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  • NYPD Takes Hero Dog

    This doesn't seem very fair. Of course, we don't know everything that really transpired. Maybe some of our NY cops can elaborate.

    =======================================
    ANGUISH OF K-9 COP KIN AS NYPD TAKES HERO DOG

    By PHILIP MESSING
    ---------------------------------

    BEST BUDDIES:
    Heartbroken Brianne Ulmer, 7, thinks the police were "mean" to remove Loki, says her dad.

    January 20, 2002 -- They were partners for two years and barely survived the World Trade Center destruction together. Now an NYPD decision has come between Officer Everett Ulmer and his beloved police dog, Loki.

    A month after Loki nearly died in the Twin Towers collapse, Ulmer was transferred out of the elite Canine Unit after crossing swords with his supervisors over an internal-training dispute.

    His reassignment, after 16 years with the unit, stripped Ulmer of the 3-year-old German shepherd who arrived at the family's Floral Park, L.I., home as an 11-month-old puppy.

    Ulmer said his wife and four children are grief-stricken.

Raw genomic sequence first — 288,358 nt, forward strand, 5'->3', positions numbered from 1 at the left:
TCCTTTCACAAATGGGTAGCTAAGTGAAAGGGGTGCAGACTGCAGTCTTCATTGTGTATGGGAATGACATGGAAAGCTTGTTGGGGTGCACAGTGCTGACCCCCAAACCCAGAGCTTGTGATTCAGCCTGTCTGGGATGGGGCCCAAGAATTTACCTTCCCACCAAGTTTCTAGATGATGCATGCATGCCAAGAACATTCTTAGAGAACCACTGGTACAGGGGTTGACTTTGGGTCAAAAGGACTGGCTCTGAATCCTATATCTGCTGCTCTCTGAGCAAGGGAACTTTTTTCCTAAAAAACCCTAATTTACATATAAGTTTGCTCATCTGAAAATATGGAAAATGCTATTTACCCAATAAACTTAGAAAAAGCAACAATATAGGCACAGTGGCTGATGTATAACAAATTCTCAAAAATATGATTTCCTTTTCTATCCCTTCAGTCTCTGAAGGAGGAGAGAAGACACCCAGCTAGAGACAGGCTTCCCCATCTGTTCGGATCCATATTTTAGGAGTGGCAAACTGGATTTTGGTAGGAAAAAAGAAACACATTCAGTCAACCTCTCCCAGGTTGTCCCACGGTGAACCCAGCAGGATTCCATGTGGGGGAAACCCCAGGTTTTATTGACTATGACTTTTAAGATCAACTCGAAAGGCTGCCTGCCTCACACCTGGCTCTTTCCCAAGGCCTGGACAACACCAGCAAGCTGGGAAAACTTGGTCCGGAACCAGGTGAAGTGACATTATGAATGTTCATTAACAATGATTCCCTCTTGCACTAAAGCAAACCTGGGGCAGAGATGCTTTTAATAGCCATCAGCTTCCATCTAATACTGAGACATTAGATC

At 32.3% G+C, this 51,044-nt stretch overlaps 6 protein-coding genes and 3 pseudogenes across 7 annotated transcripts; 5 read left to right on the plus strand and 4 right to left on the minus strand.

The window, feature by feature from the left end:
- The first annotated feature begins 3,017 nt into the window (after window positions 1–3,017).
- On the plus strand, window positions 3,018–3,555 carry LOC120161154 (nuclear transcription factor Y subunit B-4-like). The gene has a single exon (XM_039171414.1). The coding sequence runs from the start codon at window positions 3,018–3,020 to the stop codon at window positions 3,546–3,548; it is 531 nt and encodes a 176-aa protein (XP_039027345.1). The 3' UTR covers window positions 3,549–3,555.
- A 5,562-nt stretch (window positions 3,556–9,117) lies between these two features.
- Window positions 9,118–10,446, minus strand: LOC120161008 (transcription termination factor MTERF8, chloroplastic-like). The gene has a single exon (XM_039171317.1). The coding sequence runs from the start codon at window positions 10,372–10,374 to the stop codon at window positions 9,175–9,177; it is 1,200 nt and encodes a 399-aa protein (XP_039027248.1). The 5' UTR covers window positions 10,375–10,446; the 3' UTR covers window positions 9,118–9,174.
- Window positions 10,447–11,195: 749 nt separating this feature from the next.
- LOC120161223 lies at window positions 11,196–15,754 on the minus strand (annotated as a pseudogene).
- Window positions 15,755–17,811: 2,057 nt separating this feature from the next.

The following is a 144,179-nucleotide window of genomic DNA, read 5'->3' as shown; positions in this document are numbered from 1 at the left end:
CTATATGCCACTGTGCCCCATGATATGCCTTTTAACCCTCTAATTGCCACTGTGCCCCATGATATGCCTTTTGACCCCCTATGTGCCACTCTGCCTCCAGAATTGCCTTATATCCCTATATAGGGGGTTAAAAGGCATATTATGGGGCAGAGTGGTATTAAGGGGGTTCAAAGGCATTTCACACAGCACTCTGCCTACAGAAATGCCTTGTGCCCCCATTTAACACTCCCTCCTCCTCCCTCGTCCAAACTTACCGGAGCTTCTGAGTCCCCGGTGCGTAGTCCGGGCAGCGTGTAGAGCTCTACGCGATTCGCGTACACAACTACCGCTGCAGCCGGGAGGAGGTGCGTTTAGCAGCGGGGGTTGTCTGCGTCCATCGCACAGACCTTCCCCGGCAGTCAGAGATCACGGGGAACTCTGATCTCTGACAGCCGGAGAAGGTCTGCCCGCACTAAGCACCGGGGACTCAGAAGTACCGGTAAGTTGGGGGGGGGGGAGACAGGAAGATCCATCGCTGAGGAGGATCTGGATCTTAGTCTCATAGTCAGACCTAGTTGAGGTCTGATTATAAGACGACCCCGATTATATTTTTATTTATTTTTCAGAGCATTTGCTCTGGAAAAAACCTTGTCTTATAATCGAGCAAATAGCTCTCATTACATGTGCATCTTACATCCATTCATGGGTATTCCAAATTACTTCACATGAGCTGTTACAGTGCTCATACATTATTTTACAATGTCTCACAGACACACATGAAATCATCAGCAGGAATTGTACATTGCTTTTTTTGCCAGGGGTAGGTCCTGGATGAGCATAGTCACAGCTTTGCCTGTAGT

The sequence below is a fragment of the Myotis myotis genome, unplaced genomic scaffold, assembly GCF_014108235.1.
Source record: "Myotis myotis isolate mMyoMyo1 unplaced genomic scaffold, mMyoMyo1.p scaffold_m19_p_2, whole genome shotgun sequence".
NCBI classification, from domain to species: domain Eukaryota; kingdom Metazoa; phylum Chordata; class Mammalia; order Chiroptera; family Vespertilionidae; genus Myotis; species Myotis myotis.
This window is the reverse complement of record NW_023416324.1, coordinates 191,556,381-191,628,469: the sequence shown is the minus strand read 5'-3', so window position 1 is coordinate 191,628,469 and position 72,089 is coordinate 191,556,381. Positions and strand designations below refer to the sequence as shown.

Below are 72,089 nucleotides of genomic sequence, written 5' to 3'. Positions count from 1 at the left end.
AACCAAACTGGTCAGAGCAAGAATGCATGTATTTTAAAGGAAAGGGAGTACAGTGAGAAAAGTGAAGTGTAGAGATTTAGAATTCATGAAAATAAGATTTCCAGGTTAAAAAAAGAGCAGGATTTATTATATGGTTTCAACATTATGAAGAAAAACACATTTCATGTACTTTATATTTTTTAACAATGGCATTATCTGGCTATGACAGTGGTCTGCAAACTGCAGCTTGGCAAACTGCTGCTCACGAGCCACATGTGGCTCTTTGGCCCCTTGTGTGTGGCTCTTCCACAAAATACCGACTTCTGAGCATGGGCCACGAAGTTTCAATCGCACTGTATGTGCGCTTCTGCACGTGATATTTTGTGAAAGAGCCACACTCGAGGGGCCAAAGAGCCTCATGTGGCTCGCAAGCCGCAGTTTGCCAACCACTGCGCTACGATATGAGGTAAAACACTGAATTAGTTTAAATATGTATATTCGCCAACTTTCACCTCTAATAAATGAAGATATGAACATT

"My 7-year-old daughter says, 'Daddy, I thought policemen are supposed to help people. Why are they being so mean and taking my dog?' That dog was her friend," Ulmer told The Post.

    The family visited Loki, who was at an NYPD kennel, until the dog was reassigned to a sergeant in Ulmer's former unit just before Christmas.

    Michael O'Looney, spokesman for the NYPD, defended the department.

    "The policy for keeping the dog is that the officer has to have worked with the dog for at least three years - and have left the unit on good terms.

    "Officer Ulmer worked with his dog for two years and did not leave on good terms. These are expensive, highly trained dogs. Each costs $3,000 and goes through 16 weeks of specialized training. Reassigning the dog saves $3,000 and involves eight weeks of new training."

    Ulmer said his problems within the Canine Unit began last May, when he refused to sign a state certification form for a mandated monthly training exercise for another Canine Unit cop. Ulmer believes it angered a sergeant in his unit and led to retaliatory acts.

    A police spokesman said Ulmer had been transferred because he failed to work well with his supervisors, was poor at record-keeping and refused to show up at assignments.

    Ulmer called those reasons "lies," providing The Post with two annual "performance evaluation" reports in which he was rated either "extremely competent" or "highly competent" in 25 separate categories.

    "He is an organized, conscientious officer who interacts well with his peers and supervisors. Recommend he be promoted," one report concluded.

    "If the bosses want to hurt you, they'll keep the dog - that's the bottom line," said Homer Green, who spent 17 years in the Canine Unit before retiring in October 2000.